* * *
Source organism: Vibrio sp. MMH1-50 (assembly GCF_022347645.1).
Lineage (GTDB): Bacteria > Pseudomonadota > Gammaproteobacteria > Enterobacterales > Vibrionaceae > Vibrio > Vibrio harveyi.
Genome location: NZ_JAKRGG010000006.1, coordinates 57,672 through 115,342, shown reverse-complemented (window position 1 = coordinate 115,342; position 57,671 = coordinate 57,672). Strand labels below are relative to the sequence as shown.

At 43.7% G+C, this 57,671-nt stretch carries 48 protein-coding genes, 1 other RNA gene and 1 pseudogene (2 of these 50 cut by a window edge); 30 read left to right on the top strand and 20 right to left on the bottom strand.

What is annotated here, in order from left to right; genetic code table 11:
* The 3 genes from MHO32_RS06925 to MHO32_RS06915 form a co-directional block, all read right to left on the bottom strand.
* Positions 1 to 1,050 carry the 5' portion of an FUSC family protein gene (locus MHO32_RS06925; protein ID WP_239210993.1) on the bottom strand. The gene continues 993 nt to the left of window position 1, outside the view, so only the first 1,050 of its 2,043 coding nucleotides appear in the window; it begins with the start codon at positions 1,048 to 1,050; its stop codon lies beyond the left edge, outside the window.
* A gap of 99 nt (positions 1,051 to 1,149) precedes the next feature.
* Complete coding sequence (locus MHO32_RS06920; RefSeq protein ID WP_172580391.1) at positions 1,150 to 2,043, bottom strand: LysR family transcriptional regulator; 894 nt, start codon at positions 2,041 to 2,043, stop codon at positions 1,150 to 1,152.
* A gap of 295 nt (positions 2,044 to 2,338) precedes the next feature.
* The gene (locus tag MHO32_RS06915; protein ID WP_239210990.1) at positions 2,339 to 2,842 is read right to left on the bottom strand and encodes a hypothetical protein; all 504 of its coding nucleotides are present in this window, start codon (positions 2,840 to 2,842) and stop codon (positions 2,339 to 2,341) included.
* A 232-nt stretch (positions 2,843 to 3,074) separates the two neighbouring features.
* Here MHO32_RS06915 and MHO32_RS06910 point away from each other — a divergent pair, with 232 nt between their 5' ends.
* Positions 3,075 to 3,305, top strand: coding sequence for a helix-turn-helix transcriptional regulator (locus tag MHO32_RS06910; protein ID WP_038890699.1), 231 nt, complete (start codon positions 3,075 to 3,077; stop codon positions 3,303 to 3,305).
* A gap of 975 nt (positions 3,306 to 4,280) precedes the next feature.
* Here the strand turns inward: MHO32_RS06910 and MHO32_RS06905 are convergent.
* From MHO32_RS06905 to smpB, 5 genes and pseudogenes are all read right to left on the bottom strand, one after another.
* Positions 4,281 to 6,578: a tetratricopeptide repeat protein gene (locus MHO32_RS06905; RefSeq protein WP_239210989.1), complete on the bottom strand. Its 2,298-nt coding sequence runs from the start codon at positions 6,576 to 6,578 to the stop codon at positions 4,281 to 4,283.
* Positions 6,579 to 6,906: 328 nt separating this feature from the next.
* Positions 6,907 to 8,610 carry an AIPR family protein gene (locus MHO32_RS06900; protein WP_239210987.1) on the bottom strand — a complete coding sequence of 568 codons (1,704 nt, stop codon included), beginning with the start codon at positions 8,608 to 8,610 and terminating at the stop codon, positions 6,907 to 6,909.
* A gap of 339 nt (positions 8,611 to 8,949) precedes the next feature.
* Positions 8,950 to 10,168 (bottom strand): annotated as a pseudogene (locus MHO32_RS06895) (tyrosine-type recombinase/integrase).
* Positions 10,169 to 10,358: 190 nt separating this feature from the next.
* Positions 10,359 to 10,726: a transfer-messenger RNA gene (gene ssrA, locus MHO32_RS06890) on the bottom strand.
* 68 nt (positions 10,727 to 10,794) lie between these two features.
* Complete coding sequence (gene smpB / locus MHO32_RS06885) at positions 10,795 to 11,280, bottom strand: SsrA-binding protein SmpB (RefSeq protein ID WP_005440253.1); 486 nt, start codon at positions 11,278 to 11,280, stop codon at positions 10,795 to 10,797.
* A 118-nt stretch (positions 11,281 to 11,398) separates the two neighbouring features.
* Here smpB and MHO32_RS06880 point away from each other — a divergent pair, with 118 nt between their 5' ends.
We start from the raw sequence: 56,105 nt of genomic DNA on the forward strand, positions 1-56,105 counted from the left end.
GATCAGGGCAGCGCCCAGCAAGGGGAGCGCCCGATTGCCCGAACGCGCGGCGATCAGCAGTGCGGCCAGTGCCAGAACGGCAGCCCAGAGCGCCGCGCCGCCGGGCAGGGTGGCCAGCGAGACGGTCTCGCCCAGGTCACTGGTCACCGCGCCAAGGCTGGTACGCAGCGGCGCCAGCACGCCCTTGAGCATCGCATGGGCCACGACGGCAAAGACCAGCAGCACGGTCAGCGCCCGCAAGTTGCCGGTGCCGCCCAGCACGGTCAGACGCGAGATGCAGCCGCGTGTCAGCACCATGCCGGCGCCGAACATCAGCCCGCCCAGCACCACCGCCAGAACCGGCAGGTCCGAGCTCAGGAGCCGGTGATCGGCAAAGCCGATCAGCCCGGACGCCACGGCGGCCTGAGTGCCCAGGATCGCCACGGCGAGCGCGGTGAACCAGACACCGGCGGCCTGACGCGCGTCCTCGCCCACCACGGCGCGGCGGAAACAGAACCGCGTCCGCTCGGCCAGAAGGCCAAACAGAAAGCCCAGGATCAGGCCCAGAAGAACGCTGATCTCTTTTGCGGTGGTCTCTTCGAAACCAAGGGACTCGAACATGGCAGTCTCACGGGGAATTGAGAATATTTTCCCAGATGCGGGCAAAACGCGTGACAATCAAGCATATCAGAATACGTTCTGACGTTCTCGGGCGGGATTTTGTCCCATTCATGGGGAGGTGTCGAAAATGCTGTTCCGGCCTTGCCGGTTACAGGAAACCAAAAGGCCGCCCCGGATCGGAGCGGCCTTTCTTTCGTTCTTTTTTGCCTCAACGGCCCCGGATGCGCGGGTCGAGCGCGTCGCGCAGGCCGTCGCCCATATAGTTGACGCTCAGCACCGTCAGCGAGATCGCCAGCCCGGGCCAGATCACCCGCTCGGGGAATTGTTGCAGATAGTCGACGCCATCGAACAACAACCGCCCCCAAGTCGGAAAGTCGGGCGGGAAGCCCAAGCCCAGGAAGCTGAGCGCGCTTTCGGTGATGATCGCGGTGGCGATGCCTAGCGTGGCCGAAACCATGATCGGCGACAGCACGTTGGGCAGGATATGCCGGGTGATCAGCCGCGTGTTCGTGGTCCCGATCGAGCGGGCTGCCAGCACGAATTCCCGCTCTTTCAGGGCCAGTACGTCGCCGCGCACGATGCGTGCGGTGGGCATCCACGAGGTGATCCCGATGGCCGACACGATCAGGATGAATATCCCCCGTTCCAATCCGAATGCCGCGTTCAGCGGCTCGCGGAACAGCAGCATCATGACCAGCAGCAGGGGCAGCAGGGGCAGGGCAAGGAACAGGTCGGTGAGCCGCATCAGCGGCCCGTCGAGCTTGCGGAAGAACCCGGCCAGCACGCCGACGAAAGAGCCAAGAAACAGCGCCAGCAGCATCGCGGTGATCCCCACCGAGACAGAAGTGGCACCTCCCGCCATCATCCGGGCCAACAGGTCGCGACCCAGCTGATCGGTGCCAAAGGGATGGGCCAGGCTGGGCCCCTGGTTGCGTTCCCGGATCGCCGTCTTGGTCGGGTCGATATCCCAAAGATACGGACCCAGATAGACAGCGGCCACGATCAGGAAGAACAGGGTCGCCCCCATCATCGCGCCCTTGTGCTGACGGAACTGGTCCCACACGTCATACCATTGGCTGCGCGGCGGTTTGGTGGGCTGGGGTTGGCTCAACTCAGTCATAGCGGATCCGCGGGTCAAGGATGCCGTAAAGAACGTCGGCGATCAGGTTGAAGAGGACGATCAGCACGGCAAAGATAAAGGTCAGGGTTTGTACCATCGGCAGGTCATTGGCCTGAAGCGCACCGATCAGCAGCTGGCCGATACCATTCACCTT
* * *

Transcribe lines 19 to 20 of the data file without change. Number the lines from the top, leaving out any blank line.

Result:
* Positions 6,579 to 6,906: 328 nt separating this feature from the next.
* Positions 6,907 to 8,610 carry an AIPR family protein gene (locus MHO32_RS06900; protein WP_239210987.1) on the bottom strand — a complete coding sequence of 568 codons (1,704 nt, stop codon included), beginning with the start codon at positions 8,608 to 8,610 and terminating at the stop codon, positions 6,907 to 6,909.